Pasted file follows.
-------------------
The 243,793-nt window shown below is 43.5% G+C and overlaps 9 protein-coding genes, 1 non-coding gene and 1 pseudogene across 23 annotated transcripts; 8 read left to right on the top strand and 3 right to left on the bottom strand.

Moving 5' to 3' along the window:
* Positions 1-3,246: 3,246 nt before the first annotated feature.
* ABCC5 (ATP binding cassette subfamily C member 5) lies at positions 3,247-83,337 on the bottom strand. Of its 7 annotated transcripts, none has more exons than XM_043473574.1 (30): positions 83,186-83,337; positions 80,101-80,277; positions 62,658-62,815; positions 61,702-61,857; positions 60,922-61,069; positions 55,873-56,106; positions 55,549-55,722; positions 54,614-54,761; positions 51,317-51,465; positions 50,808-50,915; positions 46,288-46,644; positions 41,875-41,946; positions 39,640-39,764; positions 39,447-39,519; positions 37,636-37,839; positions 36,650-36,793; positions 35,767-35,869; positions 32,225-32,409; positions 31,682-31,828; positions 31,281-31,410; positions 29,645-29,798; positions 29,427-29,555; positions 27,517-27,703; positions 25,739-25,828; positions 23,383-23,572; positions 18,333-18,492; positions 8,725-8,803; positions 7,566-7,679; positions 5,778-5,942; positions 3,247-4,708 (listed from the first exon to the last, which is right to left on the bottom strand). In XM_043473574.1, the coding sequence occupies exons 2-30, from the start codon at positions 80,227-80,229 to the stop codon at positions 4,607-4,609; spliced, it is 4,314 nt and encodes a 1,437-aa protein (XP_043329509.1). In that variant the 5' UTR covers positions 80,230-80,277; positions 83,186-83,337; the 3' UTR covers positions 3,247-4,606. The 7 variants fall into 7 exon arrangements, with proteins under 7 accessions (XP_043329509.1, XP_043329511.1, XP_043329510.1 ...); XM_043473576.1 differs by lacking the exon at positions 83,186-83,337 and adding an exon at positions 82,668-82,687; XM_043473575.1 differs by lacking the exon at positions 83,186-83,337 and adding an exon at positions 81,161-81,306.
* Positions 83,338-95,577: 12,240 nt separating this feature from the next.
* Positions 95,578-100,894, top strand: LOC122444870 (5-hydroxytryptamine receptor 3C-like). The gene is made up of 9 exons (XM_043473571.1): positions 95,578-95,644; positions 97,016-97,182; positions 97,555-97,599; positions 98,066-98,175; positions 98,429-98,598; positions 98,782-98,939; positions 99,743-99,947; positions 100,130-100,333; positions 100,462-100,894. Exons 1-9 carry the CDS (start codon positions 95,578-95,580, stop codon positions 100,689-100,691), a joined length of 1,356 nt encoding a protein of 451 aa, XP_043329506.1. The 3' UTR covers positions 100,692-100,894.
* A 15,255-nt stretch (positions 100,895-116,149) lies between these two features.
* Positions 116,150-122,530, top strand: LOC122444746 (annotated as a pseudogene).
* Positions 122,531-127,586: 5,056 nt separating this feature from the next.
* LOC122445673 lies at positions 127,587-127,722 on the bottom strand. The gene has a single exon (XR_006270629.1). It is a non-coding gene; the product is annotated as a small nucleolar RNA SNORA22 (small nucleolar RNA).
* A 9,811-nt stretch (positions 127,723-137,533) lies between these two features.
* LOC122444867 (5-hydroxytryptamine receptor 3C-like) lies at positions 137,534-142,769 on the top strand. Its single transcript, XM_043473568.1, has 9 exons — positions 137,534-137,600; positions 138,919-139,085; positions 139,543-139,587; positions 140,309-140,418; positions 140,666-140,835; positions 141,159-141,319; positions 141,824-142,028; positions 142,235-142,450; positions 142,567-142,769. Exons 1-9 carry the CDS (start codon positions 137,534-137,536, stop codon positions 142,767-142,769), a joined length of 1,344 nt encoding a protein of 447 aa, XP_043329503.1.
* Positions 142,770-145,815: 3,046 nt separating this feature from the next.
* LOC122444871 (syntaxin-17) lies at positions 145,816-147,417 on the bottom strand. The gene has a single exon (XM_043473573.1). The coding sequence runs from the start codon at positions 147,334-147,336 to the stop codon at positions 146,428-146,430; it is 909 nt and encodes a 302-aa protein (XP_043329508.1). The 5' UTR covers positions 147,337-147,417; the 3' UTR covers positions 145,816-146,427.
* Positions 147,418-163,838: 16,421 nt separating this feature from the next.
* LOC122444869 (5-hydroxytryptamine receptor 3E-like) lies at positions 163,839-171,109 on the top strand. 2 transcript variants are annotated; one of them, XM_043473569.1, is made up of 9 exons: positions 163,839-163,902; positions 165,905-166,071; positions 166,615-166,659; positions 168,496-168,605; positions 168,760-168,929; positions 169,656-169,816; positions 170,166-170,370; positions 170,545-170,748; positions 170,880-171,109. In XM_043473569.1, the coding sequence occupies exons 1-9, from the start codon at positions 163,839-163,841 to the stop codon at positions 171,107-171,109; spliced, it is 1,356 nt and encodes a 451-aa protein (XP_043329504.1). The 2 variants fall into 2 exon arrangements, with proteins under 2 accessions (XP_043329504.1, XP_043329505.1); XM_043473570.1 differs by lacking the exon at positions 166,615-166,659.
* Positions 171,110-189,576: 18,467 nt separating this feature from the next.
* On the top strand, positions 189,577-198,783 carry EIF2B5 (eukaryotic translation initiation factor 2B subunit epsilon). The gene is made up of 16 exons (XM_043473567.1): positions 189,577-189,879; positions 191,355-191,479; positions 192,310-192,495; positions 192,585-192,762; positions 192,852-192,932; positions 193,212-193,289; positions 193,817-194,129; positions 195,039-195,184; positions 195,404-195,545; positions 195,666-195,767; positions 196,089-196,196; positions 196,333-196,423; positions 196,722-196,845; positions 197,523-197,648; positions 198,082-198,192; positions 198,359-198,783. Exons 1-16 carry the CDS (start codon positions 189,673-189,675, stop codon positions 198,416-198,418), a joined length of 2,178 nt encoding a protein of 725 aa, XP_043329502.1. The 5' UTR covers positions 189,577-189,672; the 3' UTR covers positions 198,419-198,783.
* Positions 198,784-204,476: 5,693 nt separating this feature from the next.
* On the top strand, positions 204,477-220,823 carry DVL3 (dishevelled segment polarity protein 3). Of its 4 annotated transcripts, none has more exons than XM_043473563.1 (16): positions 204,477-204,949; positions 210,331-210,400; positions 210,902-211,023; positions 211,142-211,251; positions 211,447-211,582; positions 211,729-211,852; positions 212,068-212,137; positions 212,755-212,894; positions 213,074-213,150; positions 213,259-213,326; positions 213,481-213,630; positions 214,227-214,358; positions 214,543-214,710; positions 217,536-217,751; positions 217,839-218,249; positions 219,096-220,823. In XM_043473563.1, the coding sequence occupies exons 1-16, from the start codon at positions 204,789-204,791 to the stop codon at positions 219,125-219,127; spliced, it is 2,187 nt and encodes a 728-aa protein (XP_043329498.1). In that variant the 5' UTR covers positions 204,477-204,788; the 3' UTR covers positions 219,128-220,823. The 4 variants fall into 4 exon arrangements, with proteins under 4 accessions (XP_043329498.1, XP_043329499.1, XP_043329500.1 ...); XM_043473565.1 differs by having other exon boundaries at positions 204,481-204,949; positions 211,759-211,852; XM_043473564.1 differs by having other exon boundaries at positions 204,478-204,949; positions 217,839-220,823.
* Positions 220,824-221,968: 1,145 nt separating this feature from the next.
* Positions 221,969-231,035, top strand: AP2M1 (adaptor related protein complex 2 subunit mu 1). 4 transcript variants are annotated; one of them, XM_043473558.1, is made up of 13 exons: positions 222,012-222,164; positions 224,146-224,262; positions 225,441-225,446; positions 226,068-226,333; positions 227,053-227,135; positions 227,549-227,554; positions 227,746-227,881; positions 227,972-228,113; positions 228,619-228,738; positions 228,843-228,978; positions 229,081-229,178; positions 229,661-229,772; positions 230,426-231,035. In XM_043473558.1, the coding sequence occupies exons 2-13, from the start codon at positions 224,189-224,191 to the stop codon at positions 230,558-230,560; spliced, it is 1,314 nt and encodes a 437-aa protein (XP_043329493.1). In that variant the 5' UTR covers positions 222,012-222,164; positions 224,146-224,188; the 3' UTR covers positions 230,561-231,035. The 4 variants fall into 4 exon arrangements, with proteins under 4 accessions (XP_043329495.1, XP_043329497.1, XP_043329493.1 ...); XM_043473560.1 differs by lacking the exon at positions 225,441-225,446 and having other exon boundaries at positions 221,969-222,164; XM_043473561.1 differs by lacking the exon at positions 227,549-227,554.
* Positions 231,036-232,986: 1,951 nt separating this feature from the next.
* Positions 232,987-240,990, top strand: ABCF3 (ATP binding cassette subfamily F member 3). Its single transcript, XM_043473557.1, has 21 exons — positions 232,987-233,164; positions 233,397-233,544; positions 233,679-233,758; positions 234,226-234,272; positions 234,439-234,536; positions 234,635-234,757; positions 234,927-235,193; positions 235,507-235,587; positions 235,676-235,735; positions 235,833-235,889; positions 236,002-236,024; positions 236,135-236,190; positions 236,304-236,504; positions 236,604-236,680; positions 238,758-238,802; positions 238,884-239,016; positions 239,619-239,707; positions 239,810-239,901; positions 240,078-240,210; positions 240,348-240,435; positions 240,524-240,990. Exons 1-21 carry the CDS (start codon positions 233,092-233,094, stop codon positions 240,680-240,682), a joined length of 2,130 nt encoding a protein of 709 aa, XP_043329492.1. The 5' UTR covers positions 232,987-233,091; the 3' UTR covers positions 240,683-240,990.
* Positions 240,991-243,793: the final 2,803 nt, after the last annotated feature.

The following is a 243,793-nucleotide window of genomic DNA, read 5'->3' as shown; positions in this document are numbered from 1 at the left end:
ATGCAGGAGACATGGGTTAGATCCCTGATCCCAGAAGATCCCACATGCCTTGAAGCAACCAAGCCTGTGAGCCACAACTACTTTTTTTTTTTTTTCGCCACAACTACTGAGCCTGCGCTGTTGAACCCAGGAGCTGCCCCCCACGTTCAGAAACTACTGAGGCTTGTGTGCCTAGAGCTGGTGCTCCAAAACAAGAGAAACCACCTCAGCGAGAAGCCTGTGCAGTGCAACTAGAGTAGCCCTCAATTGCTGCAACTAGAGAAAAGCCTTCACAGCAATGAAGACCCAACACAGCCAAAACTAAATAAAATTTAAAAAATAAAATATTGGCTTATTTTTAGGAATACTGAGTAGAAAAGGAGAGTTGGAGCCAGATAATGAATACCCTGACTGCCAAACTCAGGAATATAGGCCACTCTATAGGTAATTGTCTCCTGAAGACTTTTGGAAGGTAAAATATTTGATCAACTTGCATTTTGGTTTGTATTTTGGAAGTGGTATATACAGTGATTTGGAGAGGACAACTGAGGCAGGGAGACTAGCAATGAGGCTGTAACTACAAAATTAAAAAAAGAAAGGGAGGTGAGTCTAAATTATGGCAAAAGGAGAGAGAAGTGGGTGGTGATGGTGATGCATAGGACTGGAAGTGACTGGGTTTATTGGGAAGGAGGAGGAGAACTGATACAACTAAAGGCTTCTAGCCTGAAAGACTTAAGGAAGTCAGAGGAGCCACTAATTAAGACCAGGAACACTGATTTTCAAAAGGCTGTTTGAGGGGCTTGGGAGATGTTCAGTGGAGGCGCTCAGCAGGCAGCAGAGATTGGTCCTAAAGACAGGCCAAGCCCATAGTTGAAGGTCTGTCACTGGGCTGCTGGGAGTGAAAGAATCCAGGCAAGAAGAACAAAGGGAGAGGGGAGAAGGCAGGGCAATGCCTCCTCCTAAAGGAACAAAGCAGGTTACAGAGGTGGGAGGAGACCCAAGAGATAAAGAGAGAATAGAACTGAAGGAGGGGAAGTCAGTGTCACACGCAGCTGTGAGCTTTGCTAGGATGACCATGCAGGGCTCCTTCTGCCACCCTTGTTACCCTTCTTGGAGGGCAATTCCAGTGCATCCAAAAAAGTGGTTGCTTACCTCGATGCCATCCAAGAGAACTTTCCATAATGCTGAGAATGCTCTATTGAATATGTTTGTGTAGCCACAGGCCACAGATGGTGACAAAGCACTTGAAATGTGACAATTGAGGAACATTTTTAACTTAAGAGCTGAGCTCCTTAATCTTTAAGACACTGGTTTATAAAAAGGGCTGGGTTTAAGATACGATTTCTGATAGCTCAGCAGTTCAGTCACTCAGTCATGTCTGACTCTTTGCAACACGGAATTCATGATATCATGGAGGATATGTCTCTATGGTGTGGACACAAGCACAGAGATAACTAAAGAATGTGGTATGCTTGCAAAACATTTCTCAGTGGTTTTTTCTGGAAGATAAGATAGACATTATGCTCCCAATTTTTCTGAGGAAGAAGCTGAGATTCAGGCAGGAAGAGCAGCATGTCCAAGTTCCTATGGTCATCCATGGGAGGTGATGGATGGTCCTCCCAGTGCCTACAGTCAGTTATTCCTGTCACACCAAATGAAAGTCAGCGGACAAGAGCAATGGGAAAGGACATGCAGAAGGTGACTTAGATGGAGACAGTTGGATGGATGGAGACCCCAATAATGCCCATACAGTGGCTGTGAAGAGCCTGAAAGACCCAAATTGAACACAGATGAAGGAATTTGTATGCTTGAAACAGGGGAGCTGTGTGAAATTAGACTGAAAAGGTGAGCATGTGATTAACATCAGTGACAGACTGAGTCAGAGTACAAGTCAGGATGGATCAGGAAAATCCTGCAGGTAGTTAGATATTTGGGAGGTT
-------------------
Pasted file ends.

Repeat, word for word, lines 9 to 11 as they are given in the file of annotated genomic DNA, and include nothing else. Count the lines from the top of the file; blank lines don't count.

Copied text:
* Positions 122,531-127,586: 5,056 nt separating this feature from the next.
* LOC122445673 lies at positions 127,587-127,722 on the bottom strand. The gene has a single exon (XR_006270629.1). It is a non-coding gene; the product is annotated as a small nucleolar RNA SNORA22 (small nucleolar RNA).
* A 9,811-nt stretch (positions 127,723-137,533) lies between these two features.